The toaster oven approach is understandable, especially with the OSHpark 4 layer RF boards, it’s very difficult to get things soldered to a ground plane even with thermal reliefs. And then the “hand editing” of parts is rough too, but that is where the hot air device is handy.
The SAW filter before the LNA mmic chip (a Mini Circuits PMA2-162LN+) is because so many of the 1090 MHz ADSB systems get overwhelmed by local cell phone signals. The receiver dongles made by Flight Aware use single chip Software Defined Radios (SDRs) that are typically direct conversion recipes with A2D converters and digital samplers. It’s pretty easy to swamp the first mixer. Mixers without some degree of Band Pas Filtering (BPF) often struggle. The Flight Aware ADSB receiver dongle does have an LNA in it, and there is a SAW filter after the LNA which is part of why it works so well. They also have a discrete component BPF you can put before the dongle if the local interference is too great. It is a most elegant solution.
The SAW after the LNA was an experiment. Once you have the gain of the amplifier, tossing another 2.5 dB is not an issue. And if the LNA chip mixed any of the input signal with any residual power supply noise, it could produce some out of band signals that might confuse the SDR.
As for the noise figure, the LNA chip specification is .5 dB. Another learning experiment here is how well to SAW filters work in very low signal strength environments. While the loss is specified, there is no mention of noise when the input is at -120-ish dBm. Most of the time you see discrete component filters or cavity filters before the LNA, and then the SAW filter is downstream in the signal chain where there is more amplitude available. I don’t have a noise figure meter, they are a bit pricy. And I’m pretty good at coming up with excuse to by test equipment.
I know a company that has one, and hope to give this a test someday. will advise.
There are good LNAs available in this frequency range, so in addition to just wanting an LNA this was a great time to learn about living in a 1 GHz world. It was a good time to experiment with how to put parts on both sides of a PCB, ground plane design for RF, tightly packed 0402s, switching power supply noise management in sensitive RF systems and the like.
@BobZ Indeed 0402 are a pain, but at these high frequencies they seem to be required. My standard go-to size used to be 0805, but I’ve gotten good enough that it is now 0603. For people starting out, I tell them 0805 with the “hand solder” footprint and then go from there. One lesson learned is that if you need a Hi Q inductor, you will want to investigate going to an 0603 part instead of a 0402. The larger size allows for a bigger wire so the Q goes up and the DC Resistance goes down.
This board had to be pretty much all 0402 for the LNA. The switcher is mostly 0603. I do like placing an 0402 in a .001uF to .1 uF range very close to the input and output side of switchers, and then put the larger caps next. This helps maintain a low Equivalent Series Resistance (ESR) across a broad frequency range. On this board, both the switcher and the LDO linear regulator have variations on a chain of caps from .001 to 100 uF values to really provide as close to an ideal cap as you can get. A the LNA chip there is a 9.1 pF close to the power input which is crazy until you realize it’s not.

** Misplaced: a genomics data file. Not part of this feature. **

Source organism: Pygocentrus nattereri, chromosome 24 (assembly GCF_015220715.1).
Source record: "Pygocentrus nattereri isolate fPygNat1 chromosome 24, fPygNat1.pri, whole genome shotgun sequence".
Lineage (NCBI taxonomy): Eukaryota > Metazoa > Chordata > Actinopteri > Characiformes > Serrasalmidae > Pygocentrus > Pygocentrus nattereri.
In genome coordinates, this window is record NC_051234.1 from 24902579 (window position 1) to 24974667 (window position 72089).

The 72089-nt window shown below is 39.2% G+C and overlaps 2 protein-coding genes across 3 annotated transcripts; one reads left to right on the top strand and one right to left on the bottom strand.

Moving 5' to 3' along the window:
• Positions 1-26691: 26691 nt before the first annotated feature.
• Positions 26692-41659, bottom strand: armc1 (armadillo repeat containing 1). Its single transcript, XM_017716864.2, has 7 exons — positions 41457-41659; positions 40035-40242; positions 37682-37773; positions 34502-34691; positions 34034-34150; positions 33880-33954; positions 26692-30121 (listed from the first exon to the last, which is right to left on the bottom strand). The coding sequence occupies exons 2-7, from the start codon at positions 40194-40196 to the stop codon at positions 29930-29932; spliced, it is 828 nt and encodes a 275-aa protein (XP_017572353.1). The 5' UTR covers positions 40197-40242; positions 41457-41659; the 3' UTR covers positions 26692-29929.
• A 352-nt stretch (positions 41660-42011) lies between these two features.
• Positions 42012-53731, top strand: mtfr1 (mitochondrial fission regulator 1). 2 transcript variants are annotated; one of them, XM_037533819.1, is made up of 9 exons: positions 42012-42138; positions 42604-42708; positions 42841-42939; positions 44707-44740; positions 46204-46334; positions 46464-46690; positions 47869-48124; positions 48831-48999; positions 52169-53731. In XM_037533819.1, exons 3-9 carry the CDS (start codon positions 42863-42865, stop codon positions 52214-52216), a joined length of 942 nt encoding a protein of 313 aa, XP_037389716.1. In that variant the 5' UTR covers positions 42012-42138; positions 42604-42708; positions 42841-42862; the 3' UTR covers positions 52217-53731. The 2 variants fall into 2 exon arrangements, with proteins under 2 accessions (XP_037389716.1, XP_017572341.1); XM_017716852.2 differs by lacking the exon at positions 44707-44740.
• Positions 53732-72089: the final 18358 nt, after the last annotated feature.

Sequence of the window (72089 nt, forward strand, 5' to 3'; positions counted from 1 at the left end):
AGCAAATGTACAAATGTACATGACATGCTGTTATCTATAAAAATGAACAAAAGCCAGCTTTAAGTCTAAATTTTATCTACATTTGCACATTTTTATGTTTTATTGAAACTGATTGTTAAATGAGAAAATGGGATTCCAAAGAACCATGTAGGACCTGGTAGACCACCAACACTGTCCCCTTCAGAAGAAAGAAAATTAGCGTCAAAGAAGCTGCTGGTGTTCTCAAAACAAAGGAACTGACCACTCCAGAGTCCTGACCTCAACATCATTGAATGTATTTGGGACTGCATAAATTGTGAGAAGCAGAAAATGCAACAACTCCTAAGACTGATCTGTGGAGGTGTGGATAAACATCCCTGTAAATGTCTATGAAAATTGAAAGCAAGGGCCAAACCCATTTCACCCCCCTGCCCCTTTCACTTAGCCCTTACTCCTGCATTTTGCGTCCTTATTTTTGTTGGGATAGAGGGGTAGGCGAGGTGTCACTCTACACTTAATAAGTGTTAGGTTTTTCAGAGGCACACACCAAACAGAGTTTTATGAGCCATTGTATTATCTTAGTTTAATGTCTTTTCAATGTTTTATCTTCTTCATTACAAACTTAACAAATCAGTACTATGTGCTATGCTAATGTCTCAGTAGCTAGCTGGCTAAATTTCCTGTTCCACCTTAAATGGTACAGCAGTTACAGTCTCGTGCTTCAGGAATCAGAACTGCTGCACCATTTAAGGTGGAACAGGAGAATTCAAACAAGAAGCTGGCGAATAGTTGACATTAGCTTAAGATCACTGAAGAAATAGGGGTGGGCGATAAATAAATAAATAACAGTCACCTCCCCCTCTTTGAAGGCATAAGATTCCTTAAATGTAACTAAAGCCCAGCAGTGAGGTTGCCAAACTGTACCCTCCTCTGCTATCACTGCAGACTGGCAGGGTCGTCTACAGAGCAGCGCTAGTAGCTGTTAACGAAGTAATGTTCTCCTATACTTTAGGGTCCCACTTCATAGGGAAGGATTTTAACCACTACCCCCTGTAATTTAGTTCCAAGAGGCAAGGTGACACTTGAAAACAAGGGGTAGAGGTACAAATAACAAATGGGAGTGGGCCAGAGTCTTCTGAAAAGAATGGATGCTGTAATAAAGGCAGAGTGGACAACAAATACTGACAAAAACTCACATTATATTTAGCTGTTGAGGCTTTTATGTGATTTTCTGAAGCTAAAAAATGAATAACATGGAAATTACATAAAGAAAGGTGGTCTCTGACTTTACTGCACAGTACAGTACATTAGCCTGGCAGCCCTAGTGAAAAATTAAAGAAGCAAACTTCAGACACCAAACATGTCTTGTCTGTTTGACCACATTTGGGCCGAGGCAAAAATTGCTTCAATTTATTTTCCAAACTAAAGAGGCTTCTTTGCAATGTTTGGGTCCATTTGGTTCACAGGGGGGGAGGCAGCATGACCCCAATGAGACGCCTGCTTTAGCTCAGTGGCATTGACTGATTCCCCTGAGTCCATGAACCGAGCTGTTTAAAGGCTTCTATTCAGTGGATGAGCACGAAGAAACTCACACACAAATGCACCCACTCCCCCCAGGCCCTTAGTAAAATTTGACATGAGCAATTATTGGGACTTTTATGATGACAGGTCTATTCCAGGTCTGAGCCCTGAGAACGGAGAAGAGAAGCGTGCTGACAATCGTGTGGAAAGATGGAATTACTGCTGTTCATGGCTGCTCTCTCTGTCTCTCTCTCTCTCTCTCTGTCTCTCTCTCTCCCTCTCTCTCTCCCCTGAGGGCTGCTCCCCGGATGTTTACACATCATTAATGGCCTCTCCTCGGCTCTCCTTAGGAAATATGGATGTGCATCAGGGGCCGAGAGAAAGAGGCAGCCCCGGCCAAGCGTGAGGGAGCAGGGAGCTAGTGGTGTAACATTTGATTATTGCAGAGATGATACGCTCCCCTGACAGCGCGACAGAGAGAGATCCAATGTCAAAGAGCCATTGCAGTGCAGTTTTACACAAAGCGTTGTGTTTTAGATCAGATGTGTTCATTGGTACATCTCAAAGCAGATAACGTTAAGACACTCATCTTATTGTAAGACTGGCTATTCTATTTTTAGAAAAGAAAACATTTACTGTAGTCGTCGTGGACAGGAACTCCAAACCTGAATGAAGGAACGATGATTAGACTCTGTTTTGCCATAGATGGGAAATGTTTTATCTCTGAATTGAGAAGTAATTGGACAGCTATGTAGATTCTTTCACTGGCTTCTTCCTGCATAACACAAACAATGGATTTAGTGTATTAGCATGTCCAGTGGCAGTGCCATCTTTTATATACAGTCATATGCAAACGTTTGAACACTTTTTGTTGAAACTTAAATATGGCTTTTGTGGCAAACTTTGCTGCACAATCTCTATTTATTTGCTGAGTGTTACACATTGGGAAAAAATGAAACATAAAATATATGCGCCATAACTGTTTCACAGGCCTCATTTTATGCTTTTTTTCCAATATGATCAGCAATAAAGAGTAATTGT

It’s easier to remove parts than add them, and the cost to toss a few more caps on the board is in the noise. This is why “hobby boards” are more fun than “work boards”.
I realize we’ve moved into a bit of an electronics discussion, but, when your circuit board is in a high frequency or very log signal level world, the electronics and the layout become integrally entwined.
Gratuitous pix of the LNA frequency performance and schematics, just to show the crazy problem of getting clean power supplies. Also a pix of the conducted noised from the 5V switcher before it goes into the linear 4V regulator. All examples of when, in some designs, the PCB layout is part of the circuit.
Gain and filter characteristics. Note the small bump in the purple trace, which seems to indicate that the part is working with a noise floor less than the -120 dBm limit of the spectrum analyzer.
Here is the conducted noise at the output of the 5V boost-buck switching regulator as it goes into the 4V linear LDO regulator. Pretty standard performance, most of the noise is in the 1 MHz to 150 MHz range. The key concept here is how much the regulator (blue) is above the background (yellow). This is where the PCB becomes part of the circuit, as can be seen by some of the blue spikes.
LNA schematic (there have been changes). Left to Right analog signal chains are so easy to grasp, so hard to get right. Digital goes everywhere but noise is so much less of an issue. There have been some posts on what the style or “look and feel” of a schematic should be. I don’t claim this is perfect, but it probably not too bad of an example.
Switching supply schematic. Filtering the input power to keep the switcher noise from radiating out the power leads, multiple stages of filtering with a spread of capacitor values and sizes, and a two stages- the switcher on the bottom of the PCB, and the Low Noise LDO on the top with the LNA. Probing with the spectrum analyzer at each stage shows the importance of the surface mount ferrite beads and verifies the design. Note that the switchers, the LDO regulator and the LNA are all on their own 3 layer ground planes. The interconnection of power and ground between the ground planes is critical.
Bonus gratuitous pix: The 3D print design for the chassis which includes board spacers:
Apologies for the circuit design tilt here, but, when you are in low signal level or high frequencies, the PCB layout is now part of the circuit. Little side projects like this help you learn.